Multiple sides of an object such as an electrical object and especially a small elongated electrical object are imaged. The length of the small elongated electrical objects usually does not exceed few millimeters. The following description will refer to such objects. It is noted that these objects are conveniently small elongated electrical objects such as millimetric capacitors that later form a part of electrical circuits such as PCBs. Such milimetric capacitors can be but are not limited to multi layer ceramic capacitors (MLCCs) that are 0.06 Inch long and 0.03 Inch wide, MLCCs that are 0.04 Inch long and 0.02 Inch wide, MLCCs that are 0.02 Inch long and 0.01 Inch wide and MLCCs that are 0.01 Inch long and 0.005 Inch wide, as well as milimmetric resistors.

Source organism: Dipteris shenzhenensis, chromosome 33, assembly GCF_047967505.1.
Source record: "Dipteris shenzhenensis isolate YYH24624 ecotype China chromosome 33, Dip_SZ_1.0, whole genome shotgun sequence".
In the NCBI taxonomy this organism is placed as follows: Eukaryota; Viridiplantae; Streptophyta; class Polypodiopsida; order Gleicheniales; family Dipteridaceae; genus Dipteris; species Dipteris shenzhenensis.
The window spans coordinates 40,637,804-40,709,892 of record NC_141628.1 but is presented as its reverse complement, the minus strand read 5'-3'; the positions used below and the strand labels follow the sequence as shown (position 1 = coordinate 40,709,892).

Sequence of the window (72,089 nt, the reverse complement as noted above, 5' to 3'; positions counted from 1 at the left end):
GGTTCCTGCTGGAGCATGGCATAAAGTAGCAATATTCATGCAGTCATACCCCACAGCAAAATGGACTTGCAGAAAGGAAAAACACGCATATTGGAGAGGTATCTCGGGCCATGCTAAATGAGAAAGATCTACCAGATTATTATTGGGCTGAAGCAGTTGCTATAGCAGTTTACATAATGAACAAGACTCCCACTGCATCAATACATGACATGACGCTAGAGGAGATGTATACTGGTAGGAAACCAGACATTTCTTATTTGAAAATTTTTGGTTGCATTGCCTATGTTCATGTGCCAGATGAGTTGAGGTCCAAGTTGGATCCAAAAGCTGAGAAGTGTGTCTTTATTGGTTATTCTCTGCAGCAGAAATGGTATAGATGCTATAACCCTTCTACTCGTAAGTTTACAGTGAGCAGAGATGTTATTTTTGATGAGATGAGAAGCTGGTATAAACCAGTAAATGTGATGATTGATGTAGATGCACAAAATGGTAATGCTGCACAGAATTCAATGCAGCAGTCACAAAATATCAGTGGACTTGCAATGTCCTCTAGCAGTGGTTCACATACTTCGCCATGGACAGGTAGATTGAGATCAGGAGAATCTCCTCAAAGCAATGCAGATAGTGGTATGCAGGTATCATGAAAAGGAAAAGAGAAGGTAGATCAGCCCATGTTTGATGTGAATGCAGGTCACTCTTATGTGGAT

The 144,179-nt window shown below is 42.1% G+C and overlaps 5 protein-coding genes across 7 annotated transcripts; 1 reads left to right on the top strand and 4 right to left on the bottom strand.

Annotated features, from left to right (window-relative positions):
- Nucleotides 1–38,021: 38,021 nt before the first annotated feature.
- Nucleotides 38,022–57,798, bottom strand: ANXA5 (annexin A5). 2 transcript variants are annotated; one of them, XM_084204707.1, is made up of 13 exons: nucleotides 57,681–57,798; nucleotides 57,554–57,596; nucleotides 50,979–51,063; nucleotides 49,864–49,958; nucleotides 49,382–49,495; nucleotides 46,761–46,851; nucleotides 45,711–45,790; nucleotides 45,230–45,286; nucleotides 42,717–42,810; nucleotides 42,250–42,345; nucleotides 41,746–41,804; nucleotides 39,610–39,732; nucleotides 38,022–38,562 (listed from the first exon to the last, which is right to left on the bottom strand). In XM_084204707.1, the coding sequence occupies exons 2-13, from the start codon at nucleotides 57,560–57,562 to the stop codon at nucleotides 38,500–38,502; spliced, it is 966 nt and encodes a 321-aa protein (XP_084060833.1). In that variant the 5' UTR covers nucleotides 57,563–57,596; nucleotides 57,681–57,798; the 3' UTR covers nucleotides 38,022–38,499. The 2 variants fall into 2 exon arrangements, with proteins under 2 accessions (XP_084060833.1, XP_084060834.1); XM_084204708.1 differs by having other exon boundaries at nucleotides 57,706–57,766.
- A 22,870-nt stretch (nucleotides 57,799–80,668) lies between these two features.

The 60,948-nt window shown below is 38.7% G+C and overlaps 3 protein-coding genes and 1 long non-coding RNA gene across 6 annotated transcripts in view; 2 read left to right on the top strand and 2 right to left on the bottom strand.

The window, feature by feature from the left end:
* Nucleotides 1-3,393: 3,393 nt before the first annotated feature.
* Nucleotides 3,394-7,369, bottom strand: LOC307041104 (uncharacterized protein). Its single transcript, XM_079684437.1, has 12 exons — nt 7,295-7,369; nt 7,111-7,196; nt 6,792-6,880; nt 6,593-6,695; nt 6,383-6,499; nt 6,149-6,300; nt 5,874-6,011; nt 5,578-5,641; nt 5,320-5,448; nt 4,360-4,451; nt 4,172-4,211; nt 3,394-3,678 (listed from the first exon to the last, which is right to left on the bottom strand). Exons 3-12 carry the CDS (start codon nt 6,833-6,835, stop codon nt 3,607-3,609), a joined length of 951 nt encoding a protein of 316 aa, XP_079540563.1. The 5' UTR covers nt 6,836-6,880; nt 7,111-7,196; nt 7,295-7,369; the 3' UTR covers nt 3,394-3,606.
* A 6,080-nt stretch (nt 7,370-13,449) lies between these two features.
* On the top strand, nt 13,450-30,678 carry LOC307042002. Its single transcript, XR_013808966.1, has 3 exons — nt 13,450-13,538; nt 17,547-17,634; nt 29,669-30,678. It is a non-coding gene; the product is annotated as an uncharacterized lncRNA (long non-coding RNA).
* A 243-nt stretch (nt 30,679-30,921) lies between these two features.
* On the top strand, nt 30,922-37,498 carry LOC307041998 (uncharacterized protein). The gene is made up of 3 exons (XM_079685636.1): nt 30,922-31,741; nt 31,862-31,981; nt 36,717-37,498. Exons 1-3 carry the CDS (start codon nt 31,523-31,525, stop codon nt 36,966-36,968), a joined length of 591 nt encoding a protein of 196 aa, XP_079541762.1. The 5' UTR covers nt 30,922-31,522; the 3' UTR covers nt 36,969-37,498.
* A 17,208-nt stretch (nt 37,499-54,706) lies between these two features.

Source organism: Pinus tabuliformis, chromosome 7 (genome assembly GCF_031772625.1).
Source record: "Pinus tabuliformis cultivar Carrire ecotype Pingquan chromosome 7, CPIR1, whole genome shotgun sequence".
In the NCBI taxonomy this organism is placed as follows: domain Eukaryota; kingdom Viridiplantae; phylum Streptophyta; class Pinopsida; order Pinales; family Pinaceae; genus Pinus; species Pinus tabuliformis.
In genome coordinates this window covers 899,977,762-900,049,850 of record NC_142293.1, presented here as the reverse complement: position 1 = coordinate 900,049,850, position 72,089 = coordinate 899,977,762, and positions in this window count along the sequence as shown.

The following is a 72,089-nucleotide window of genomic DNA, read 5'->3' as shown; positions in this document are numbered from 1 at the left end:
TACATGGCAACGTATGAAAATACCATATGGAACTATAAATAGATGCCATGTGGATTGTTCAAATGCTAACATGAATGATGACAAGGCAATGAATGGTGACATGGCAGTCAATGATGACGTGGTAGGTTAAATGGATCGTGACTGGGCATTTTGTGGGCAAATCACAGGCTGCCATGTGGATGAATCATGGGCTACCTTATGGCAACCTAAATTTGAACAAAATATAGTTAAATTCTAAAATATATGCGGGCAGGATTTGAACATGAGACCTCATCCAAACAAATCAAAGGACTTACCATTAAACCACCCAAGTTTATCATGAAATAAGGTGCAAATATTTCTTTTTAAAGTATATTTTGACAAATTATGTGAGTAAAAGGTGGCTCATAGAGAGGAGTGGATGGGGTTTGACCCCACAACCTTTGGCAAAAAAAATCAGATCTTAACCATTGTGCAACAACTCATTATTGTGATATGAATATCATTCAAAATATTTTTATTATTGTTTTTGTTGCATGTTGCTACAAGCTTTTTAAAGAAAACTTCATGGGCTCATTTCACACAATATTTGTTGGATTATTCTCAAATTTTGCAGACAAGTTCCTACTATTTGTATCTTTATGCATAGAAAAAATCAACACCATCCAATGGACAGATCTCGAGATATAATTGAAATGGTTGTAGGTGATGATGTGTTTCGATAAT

Multiple sides (or faces) of objects are imaged and these images are then processed to determine, for example, the functionality of these objects. Conveniently, many objects can be imaged per second by illuminating multiple sides of objects and imaging these sides.

A robust and high throughput imaging system includes multiple tunnels through which objects can propagate. The imaging system includes one or more movable portions that when moved expose tunnels of the imaging system and facilitate cleaning of these channels. Conveniently, the movable portions are transparent and the objects can be imaged through the movable portions.

The movable portion can be rigid and does not include any optical elements that require fine adjustments after being placed back to its initial position.